Among the most legendary examples of Shenandoah Valley redware is the multi-glazed lamb doorstop. Attributed to J. Eberly & Co., Strasburg, Va., the molded figure of a sleeping lamb has long been studied in such works as The Pottery of the Shenandoah Valley Region by H.E. Comstock and Folk Pottery of the Shenandoah Valley by William Wiltshire III.
Iconic Lamb Sells At Crocker Farm For $49,200
An 1888 J. Eberly & Co. price list advertises Lambs for Door Stops (sic) per dozen, 3.00. It is believed this price is in reference to the pottery operations standard slip-coated lambs, as opposed to the multi-glazed examples referred in the time period as fancy.
The particular 12-inch-long multi-glazed figure sold at Crocker Farm during its sale on March 24 once held the auction record for Strasburg, Va., pottery when it sold for $58,000 at a Green Valley sale in 2002. The buyers at Green Valley were collectors from Virginia and have since both passed away. The couples pottery was sent to Crocker Farm (additional pieces will be sold in an upcoming sale). In terms of condition and color, this example likely ranks as the best of a small number of these multi-glazed, ca. 1890 lambs. The buyer at Crocker Farm was a private collector from Virginia bidding online, and it sold for $49,200 (est. $20,000-$30,000). The price reflects a 23 percent buyers premium charged for online bidding. It was underbid by Maryland collector Jim Kappler in the salesroom.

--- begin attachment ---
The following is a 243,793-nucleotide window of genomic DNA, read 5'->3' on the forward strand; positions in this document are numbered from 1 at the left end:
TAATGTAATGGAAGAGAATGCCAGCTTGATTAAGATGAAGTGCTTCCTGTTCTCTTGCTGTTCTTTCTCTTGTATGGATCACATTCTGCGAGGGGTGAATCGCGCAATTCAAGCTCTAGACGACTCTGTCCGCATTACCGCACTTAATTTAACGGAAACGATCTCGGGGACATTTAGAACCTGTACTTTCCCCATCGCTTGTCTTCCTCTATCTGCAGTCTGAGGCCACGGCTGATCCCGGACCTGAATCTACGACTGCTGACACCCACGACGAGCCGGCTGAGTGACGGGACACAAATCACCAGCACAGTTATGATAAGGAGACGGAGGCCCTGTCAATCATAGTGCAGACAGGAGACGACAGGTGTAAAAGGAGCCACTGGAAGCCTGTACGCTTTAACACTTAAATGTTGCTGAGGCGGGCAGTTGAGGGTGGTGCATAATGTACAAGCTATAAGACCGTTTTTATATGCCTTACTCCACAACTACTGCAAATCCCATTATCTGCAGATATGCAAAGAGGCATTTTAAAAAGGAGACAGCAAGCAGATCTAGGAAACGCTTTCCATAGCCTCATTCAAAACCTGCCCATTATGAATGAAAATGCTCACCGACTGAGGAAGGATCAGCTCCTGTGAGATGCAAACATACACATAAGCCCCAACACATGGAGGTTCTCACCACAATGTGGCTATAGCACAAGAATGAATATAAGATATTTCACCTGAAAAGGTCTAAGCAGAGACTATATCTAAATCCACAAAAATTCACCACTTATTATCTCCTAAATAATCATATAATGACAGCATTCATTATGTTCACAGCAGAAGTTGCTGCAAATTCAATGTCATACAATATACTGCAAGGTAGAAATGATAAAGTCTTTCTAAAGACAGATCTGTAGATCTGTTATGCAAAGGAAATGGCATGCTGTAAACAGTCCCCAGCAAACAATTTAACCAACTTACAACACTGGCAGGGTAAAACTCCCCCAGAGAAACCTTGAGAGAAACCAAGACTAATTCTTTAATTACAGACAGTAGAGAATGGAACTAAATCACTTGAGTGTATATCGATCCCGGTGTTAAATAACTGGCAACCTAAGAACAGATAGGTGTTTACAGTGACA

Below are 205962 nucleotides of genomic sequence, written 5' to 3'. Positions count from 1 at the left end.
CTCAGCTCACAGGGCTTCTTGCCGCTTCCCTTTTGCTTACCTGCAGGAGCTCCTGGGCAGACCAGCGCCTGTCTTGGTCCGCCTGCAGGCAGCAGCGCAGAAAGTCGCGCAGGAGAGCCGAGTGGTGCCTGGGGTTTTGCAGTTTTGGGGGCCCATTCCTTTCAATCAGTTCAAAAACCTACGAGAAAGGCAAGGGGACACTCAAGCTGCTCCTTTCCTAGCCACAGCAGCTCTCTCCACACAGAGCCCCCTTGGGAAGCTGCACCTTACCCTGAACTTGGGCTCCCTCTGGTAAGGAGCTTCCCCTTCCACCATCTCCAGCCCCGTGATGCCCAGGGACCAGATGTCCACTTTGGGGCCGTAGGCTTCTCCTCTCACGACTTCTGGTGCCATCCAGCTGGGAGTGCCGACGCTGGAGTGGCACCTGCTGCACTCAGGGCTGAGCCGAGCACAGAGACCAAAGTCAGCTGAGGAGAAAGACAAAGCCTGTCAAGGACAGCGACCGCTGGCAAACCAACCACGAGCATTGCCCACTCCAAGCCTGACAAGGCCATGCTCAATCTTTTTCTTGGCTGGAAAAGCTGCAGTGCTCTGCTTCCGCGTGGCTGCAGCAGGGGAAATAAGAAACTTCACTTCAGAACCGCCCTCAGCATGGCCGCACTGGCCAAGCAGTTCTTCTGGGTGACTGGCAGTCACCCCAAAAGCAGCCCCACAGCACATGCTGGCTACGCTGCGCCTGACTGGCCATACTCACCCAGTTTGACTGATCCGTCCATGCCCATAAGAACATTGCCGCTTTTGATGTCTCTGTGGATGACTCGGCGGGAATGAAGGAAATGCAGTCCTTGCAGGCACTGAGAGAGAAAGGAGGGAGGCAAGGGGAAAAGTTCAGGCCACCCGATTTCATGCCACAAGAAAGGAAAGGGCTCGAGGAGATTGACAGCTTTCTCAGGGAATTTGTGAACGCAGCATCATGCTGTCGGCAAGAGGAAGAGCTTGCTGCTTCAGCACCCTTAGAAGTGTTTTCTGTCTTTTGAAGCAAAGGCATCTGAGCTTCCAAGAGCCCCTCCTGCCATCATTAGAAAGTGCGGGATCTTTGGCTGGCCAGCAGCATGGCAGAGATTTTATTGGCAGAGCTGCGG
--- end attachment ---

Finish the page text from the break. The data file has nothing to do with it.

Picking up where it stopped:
To learn more, visit www.crockerfarm.com.